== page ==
On the other hand, Marcus’s trust issues based on his abandonment by his mother at such a young age do make sense yet I still don’t like that he used Lelia. He should have known better than to use a well born daughter of a high ranking family that way. I do give you credit for creating a a truly vile villain who just is and for not loading us down with a tear filled history explaining motivations. I wanted to see more of the heroine as a gladiatrix as the few fight scenes were vividly done and I think you have a flair for them. The book does have nice period descriptions in it. I like the fact that you use a setting other than Rome and show us life in the countryside which is something I’ve not seen in a romance book before. Do you plan to expand on the glimpse you gave us of the interest between Lelia’s gladiatrix friend and Marcus’s soldier friend? Since what we saw was so brief, I hope so.

While I did have some problems with the book, it held my interest and kept me reading. The setting gets bonus points and I’d like to see what you have in store for Severina. C+ for this one.

~Jayne

Another long time reader who read romance novels in her teens, then took a long break before started back again about 15 years ago. She enjoys historical romance/fiction best, likes contemporaries, action- adventure and mysteries, will read suspense if there's no TSTL characters and is currently reading very few paranormals.

7 Comments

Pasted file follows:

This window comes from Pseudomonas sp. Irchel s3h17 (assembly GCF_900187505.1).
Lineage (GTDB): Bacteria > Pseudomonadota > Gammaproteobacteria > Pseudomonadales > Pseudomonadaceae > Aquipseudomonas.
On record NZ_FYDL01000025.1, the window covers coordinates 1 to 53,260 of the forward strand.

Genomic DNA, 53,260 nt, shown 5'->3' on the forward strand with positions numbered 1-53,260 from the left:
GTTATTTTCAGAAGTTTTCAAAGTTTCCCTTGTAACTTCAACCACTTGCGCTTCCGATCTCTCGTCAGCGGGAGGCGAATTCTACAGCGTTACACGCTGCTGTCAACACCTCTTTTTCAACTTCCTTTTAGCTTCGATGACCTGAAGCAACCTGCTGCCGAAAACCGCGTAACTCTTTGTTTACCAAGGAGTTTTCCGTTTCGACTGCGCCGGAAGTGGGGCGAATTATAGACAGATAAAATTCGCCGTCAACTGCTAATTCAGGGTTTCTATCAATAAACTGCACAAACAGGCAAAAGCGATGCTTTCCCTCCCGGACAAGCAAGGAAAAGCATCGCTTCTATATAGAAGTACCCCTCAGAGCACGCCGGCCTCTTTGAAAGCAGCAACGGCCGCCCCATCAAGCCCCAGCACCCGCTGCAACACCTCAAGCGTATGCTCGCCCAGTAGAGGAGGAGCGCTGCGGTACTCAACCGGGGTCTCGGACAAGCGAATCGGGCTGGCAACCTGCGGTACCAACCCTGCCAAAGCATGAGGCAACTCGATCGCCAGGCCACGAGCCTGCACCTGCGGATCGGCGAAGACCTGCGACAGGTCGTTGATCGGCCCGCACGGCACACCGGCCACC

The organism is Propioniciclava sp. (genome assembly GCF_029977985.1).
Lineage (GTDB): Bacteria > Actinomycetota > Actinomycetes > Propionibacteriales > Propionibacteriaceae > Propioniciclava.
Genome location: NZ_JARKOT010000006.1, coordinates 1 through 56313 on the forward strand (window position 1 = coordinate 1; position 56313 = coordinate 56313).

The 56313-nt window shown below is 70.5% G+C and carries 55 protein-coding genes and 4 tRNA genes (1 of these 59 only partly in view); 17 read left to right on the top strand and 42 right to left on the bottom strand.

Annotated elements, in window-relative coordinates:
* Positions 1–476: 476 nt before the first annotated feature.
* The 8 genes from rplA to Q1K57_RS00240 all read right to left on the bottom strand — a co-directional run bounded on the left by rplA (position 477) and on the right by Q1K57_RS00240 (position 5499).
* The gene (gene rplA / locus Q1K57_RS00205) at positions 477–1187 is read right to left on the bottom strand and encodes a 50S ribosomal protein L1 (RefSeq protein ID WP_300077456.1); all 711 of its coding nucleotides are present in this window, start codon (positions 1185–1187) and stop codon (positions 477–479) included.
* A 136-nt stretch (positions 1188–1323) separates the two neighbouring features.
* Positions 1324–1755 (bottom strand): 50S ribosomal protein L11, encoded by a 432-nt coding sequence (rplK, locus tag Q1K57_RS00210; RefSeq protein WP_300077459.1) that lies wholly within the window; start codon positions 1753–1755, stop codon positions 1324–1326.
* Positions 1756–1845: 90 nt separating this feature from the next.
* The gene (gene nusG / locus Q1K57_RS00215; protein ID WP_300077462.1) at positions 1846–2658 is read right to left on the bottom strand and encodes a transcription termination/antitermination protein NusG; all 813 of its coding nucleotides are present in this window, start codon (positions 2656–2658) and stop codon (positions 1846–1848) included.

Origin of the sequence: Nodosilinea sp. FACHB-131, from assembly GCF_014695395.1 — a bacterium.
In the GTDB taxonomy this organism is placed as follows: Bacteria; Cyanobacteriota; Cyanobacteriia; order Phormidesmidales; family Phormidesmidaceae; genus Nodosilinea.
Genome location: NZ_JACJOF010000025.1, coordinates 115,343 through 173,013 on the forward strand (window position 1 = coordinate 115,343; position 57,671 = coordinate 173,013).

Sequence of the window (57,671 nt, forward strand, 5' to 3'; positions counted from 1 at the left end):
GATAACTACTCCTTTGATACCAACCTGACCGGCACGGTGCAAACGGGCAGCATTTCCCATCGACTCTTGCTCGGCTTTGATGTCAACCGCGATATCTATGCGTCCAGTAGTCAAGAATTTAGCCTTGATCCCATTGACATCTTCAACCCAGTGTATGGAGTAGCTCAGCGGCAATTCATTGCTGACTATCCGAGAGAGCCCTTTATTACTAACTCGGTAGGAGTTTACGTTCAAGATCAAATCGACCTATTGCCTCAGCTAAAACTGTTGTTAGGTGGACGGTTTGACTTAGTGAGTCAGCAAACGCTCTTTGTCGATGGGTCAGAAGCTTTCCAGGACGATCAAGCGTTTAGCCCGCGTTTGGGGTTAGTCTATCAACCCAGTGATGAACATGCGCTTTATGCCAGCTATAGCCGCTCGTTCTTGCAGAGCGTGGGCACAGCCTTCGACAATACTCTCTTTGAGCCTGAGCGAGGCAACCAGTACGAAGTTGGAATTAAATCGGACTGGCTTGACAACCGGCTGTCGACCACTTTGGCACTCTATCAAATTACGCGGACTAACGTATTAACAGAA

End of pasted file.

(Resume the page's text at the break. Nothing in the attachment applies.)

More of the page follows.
1. Eva Gale
    Feb 17, 2007 @ 12:42:05

    Rome AND a secret baby. Wow.

    ReplyReply

  2. Jayne
    Feb 17, 2007 @ 16:43:40

    LOL. At least we don’t have to worry about seeing cowboy, millionaire doctors in this setting.

    ReplyReply

  3. romblogreader
    Feb 17, 2007 @ 19:19:26

    I’m a huge fan of HBO’s Rome, so I may have to pick this up for that reason alone.

    ReplyReply

  4. Keishon
    Feb 17, 2007 @ 21:02:14

    This has nothing to do with the review. I am looking at vote for the next book club selection in horror (no pun intended there).

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  5. Jayne
    Feb 18, 2007 @ 06:38:48

    I love “Rome” too! I’m one of those people who enjoy watching all the “behind the scenes” featurettes and viewing the historical tidbits that pop up during the show. One question I have, does anyone know what the dancing skull at the beginning of the show means? Did I miss the obvious explanation somewhere?

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  6. Jennie
    Feb 18, 2007 @ 19:43:19

    I still need to pick this one up. I love pretty much any book set in the ancient world. Though I wish they’d quit with the gladiators!

    I love Rome too, but I wish it was a little less horrifyingly gory. I feel like I end up watching half of it with my eyes closed!

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  7. Jayne
    Feb 19, 2007 @ 05:50:13

    Jennie, Randal said that the discovery of a (possible) gladiatrix’s burial site in London (Great Dover Street Woman) a few years ago was the inspiration for the heroine of this book. Iverson said the same thing about her book “Liberty.”

    ReplyReply